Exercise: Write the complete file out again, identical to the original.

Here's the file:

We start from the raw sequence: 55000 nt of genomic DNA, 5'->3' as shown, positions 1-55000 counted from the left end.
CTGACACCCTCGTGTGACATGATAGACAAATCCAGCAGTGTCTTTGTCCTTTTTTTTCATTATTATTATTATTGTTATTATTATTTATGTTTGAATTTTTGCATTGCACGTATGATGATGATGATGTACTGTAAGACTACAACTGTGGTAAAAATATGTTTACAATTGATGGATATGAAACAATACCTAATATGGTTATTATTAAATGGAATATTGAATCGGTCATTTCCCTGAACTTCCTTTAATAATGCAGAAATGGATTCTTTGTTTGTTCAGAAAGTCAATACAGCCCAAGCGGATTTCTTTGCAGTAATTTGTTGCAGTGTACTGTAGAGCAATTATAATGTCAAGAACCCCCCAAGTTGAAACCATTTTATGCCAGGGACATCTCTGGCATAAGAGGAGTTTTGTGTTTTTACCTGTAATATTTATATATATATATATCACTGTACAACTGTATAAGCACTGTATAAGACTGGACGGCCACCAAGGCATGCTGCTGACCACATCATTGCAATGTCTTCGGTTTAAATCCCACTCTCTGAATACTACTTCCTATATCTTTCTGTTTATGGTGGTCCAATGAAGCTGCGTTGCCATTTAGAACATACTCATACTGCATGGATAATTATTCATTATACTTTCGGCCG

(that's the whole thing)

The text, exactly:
We start from the raw sequence: 55000 nt of genomic DNA, 5'->3' as shown, positions 1-55000 counted from the left end.
CTGACACCCTCGTGTGACATGATAGACAAATCCAGCAGTGTCTTTGTCCTTTTTTTTCATTATTATTATTATTGTTATTATTATTTATGTTTGAATTTTTGCATTGCACGTATGATGATGATGATGTACTGTAAGACTACAACTGTGGTAAAAATATGTTTACAATTGATGGATATGAAACAATACCTAATATGGTTATTATTAAATGGAATATTGAATCGGTCATTTCCCTGAACTTCCTTTAATAATGCAGAAATGGATTCTTTGTTTGTTCAGAAAGTCAATACAGCCCAAGCGGATTTCTTTGCAGTAATTTGTTGCAGTGTACTGTAGAGCAATTATAATGTCAAGAACCCCCCAAGTTGAAACCATTTTATGCCAGGGACATCTCTGGCATAAGAGGAGTTTTGTGTTTTTACCTGTAATATTTATATATATATATATCACTGTACAACTGTATAAGCACTGTATAAGACTGGACGGCCACCAAGGCATGCTGCTGACCACATCATTGCAATGTCTTCGGTTTAAATCCCACTCTCTGAATACTACTTCCTATATCTTTCTGTTTATGGTGGTCCAATGAAGCTGCGTTGCCATTTAGAACATACTCATACTGCATGGATAATTATTCATTATACTTTCGGCCG